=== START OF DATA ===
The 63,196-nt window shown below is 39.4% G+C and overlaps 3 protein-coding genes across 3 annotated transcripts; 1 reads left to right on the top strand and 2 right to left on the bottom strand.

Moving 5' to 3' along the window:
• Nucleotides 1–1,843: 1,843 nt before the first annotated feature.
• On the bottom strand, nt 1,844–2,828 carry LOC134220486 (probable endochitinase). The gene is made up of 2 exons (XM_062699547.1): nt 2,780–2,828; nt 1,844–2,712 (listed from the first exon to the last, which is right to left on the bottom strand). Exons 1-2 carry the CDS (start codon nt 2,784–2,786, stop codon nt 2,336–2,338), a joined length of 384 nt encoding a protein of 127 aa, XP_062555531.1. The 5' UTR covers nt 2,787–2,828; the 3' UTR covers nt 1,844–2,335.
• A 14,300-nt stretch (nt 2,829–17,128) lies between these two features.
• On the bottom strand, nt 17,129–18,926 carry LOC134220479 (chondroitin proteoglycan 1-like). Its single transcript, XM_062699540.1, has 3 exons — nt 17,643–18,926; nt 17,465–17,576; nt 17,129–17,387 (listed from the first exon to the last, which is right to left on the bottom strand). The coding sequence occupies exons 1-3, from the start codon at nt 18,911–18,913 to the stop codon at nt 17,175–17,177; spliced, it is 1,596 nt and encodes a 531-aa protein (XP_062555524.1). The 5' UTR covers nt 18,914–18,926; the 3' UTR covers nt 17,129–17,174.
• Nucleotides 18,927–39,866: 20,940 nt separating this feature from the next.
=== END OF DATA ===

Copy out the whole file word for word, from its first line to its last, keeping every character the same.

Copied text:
The 63,196-nt window shown below is 39.4% G+C and overlaps 3 protein-coding genes across 3 annotated transcripts; 1 reads left to right on the top strand and 2 right to left on the bottom strand.

Moving 5' to 3' along the window:
• Nucleotides 1–1,843: 1,843 nt before the first annotated feature.
• On the bottom strand, nt 1,844–2,828 carry LOC134220486 (probable endochitinase). The gene is made up of 2 exons (XM_062699547.1): nt 2,780–2,828; nt 1,844–2,712 (listed from the first exon to the last, which is right to left on the bottom strand). Exons 1-2 carry the CDS (start codon nt 2,784–2,786, stop codon nt 2,336–2,338), a joined length of 384 nt encoding a protein of 127 aa, XP_062555531.1. The 5' UTR covers nt 2,787–2,828; the 3' UTR covers nt 1,844–2,335.
• A 14,300-nt stretch (nt 2,829–17,128) lies between these two features.
• On the bottom strand, nt 17,129–18,926 carry LOC134220479 (chondroitin proteoglycan 1-like). Its single transcript, XM_062699540.1, has 3 exons — nt 17,643–18,926; nt 17,465–17,576; nt 17,129–17,387 (listed from the first exon to the last, which is right to left on the bottom strand). The coding sequence occupies exons 1-3, from the start codon at nt 18,911–18,913 to the stop codon at nt 17,175–17,177; spliced, it is 1,596 nt and encodes a 531-aa protein (XP_062555524.1). The 5' UTR covers nt 18,914–18,926; the 3' UTR covers nt 17,129–17,174.
• Nucleotides 18,927–39,866: 20,940 nt separating this feature from the next.